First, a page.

Marilyn was my best friend from elementary through high school. Our mothers were Girl Scout leaders together; we rode bikes to Tod's Point Beach and had sleep-overs on weekends; at age sixteen we were camp counselors in Litchfield, Connecticut, together. After high school I headed to college in Maine and she to Ohio. Subsequently, we were in each other's weddings and got together sporadically when in the area. Charley and I visited her daughter and family in Italy and I attended her husband Wayne's memorial service in Ohio.
|Pam and Marilyn, 2013|
|Greenwich (Ct.) High School Hockey Team, 1960|
During that first girlfriend gathering in Massachusetts all of us were tentative with each other. We talked of parents and siblings we all knew. Over bottles of wine we broke out our high school yearbooks to reminisce about proms and boyfriends, our favorite teachers, college weekends our parents consented to, and cheer-leading uniforms we paraded in. We had shared the trivialities of the teen years through quasi-adulthood. During walks on the beach we felt each other out to reveal medical problems, failed marriages, and worries over kids.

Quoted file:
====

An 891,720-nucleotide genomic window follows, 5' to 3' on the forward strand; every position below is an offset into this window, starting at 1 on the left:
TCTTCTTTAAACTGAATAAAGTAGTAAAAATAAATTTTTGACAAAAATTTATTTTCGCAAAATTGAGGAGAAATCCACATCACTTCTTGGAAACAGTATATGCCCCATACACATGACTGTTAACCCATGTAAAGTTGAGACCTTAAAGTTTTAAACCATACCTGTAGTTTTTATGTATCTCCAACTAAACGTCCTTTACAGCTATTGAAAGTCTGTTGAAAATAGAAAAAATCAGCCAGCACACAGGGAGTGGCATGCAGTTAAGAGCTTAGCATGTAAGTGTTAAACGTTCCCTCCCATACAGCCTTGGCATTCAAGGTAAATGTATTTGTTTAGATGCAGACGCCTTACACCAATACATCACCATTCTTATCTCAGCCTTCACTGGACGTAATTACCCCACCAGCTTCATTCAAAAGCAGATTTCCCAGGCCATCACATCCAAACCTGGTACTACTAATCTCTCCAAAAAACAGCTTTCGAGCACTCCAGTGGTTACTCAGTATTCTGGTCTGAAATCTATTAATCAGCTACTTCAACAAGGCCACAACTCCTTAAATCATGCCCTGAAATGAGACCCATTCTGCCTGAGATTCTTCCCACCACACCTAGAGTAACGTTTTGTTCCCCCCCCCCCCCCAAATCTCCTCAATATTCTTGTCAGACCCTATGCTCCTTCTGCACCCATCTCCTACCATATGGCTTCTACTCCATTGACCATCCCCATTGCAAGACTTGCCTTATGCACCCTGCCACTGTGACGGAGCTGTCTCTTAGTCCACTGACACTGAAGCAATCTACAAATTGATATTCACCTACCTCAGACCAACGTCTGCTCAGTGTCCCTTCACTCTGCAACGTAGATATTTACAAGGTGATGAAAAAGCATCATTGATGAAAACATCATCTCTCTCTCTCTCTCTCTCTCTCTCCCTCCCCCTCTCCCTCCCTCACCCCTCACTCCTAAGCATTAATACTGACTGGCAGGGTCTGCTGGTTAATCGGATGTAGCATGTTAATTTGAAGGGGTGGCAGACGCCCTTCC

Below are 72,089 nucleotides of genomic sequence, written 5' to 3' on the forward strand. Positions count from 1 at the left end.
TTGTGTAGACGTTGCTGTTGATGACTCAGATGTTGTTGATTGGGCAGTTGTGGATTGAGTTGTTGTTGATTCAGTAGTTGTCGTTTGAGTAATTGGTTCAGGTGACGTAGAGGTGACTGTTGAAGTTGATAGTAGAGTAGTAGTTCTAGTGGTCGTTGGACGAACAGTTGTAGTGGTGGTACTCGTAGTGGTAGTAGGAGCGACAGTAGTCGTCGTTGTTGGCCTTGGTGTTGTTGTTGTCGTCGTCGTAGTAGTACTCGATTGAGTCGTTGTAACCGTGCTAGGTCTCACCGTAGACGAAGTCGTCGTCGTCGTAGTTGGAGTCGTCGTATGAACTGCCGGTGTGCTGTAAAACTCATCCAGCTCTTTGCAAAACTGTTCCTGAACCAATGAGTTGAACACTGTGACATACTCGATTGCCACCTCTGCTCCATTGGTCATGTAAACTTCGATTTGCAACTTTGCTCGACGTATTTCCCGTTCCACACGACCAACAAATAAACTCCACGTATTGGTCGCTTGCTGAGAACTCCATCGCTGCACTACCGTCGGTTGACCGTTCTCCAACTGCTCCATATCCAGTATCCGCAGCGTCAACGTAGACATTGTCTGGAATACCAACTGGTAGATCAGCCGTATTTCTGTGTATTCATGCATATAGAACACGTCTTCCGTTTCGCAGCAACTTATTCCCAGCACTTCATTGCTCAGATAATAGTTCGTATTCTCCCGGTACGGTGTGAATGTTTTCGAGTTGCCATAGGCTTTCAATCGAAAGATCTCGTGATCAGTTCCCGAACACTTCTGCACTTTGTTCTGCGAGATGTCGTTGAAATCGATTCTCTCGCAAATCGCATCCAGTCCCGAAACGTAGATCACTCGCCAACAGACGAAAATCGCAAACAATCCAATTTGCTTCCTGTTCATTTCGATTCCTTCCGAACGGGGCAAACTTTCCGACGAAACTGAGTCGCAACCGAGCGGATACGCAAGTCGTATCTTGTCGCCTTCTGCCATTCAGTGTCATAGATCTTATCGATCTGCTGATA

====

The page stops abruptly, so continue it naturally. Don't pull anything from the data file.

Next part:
|Westport, Mass., 2011|
|Delray Beach, Florida, 2019|
|Wakodahatchee Wetlands, Delray Beach, Fl., 2019|
|Pam with Pat, Mystic, Conn., 2017|
|Delray Beach, Fl., 2019|
Young people, however, don't seem to be concerned. They feel socially supported by large networks of "friends" they never see face-to-face. The kind of presence required for deep friendships does not seem cultivated in on-line relationships. There we cannot touch or smell each other, detect each other's facial expressions, or moods. We can easily replace on-line "friends" and often don't know where they live or if they're a he, she, or bot. For the disabled, however, that is an advantage.
Asma in his article proclaims the most defining feature of deep friendship is "doing for," as when a person is sick and needs soup or a ride for medicine or appointments. "The emotional entanglement of real friendship produces oxytocin and endorphins in the brains and bodies of friends - cementing them together in ways that are more profound than other relationships."
Kids still get a large amount of face-to-face time in school and after-school. However, when Professor Asma asked his college students if they had people in their lives who would bring them soup when they got sick, they laughed. They told him they'd order from UberEats!
|The Breakers Hotel, Palm Beach, Fl., 2019|